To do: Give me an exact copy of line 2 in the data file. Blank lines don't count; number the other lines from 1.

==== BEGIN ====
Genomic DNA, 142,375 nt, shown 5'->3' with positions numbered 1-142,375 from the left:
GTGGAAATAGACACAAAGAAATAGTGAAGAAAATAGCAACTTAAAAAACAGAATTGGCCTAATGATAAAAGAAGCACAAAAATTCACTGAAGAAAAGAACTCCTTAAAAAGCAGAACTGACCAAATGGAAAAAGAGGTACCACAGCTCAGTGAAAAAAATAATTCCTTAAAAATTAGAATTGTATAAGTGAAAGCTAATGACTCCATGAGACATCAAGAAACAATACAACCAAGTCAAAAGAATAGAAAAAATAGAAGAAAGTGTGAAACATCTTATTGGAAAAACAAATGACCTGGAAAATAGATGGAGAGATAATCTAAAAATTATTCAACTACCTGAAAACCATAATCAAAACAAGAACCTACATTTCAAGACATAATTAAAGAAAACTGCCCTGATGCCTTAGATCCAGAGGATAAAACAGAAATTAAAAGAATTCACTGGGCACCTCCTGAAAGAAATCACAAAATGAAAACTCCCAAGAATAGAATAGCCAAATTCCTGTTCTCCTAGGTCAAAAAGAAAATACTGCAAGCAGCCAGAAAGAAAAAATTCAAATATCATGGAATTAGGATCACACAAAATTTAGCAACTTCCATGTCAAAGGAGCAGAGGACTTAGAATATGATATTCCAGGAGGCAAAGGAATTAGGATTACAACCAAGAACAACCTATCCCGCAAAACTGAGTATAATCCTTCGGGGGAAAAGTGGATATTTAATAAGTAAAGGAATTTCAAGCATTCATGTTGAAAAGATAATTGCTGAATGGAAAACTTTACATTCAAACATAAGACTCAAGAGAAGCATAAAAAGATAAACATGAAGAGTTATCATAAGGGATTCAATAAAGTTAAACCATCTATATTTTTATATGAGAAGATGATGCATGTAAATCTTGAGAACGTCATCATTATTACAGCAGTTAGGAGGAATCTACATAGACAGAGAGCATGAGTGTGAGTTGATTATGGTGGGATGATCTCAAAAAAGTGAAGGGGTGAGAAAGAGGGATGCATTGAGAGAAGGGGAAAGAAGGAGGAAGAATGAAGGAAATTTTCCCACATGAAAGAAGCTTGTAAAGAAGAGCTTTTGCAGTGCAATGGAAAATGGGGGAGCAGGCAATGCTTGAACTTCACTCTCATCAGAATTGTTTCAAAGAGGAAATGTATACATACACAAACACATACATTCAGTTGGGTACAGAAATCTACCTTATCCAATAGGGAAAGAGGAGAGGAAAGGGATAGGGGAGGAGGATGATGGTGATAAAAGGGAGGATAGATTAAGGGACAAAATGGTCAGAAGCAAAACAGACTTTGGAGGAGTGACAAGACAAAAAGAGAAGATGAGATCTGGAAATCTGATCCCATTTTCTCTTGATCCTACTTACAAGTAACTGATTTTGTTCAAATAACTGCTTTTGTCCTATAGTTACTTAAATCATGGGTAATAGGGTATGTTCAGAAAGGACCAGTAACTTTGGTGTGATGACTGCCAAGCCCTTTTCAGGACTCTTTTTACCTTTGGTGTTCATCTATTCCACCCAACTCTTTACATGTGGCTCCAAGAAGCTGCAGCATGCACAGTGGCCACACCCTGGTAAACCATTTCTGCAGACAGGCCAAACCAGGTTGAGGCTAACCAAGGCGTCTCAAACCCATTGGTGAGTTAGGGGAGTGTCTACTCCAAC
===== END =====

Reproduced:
GTGGAAATAGACACAAAGAAATAGTGAAGAAAATAGCAACTTAAAAAACAGAATTGGCCTAATGATAAAAGAAGCACAAAAATTCACTGAAGAAAAGAACTCCTTAAAAAGCAGAACTGACCAAATGGAAAAAGAGGTACCACAGCTCAGTGAAAAAAATAATTCCTTAAAAATTAGAATTGTATAAGTGAAAGCTAATGACTCCATGAGACATCAAGAAACAATACAACCAAGTCAAAAGAATAGAAAAAATAGAAGAAAGTGTGAAACATCTTATTGGAAAAACAAATGACCTGGAAAATAGATGGAGAGATAATCTAAAAATTATTCAACTACCTGAAAACCATAATCAAAACAAGAACCTACATTTCAAGACATAATTAAAGAAAACTGCCCTGATGCCTTAGATCCAGAGGATAAAACAGAAATTAAAAGAATTCACTGGGCACCTCCTGAAAGAAATCACAAAATGAAAACTCCCAAGAATAGAATAGCCAAATTCCTGTTCTCCTAGGTCAAAAAGAAAATACTGCAAGCAGCCAGAAAGAAAAAATTCAAATATCATGGAATTAGGATCACACAAAATTTAGCAACTTCCATGTCAAAGGAGCAGAGGACTTAGAATATGATATTCCAGGAGGCAAAGGAATTAGGATTACAACCAAGAACAACCTATCCCGCAAAACTGAGTATAATCCTTCGGGGGAAAAGTGGATATTTAATAAGTAAAGGAATTTCAAGCATTCATGTTGAAAAGATAATTGCTGAATGGAAAACTTTACATTCAAACATAAGACTCAAGAGAAGCATAAAAAGATAAACATGAAGAGTTATCATAAGGGATTCAATAAAGTTAAACCATCTATATTTTTATATGAGAAGATGATGCATGTAAATCTTGAGAACGTCATCATTATTACAGCAGTTAGGAGGAATCTACATAGACAGAGAGCATGAGTGTGAGTTGATTATGGTGGGATGATCTCAAAAAAGTGAAGGGGTGAGAAAGAGGGATGCATTGAGAGAAGGGGAAAGAAGGAGGAAGAATGAAGGAAATTTTCCCACATGAAAGAAGCTTGTAAAGAAGAGCTTTTGCAGTGCAATGGAAAATGGGGGAGCAGGCAATGCTTGAACTTCACTCTCATCAGAATTGTTTCAAAGAGGAAATGTATACATACACAAACACATACATTCAGTTGGGTACAGAAATCTACCTTATCCAATAGGGAAAGAGGAGAGGAAAGGGATAGGGGAGGAGGATGATGGTGATAAAAGGGAGGATAGATTAAGGGACAAAATGGTCAGAAGCAAAACAGACTTTGGAGGAGTGACAAGACAAAAAGAGAAGATGAGATCTGGAAATCTGATCCCATTTTCTCTTGATCCTACTTACAAGTAACTGATTTTGTTCAAATAACTGCTTTTGTCCTATAGTTACTTAAATCATGGGTAATAGGGTATGTTCAGAAAGGACCAGTAACTTTGGTGTGATGACTGCCAAGCCCTTTTCAGGACTCTTTTTACCTTTGGTGTTCATCTATTCCACCCAACTCTTTACATGTGGCTCCAAGAAGCTGCAGCATGCACAGTGGCCACACCCTGGTAAACCATTTCTGCAGACAGGCCAAACCAGGTTGAGGCTAACCAAGGCGTCTCAAACCCATTGGTGAGTTAGGGGAGTGTCTACTCCAAC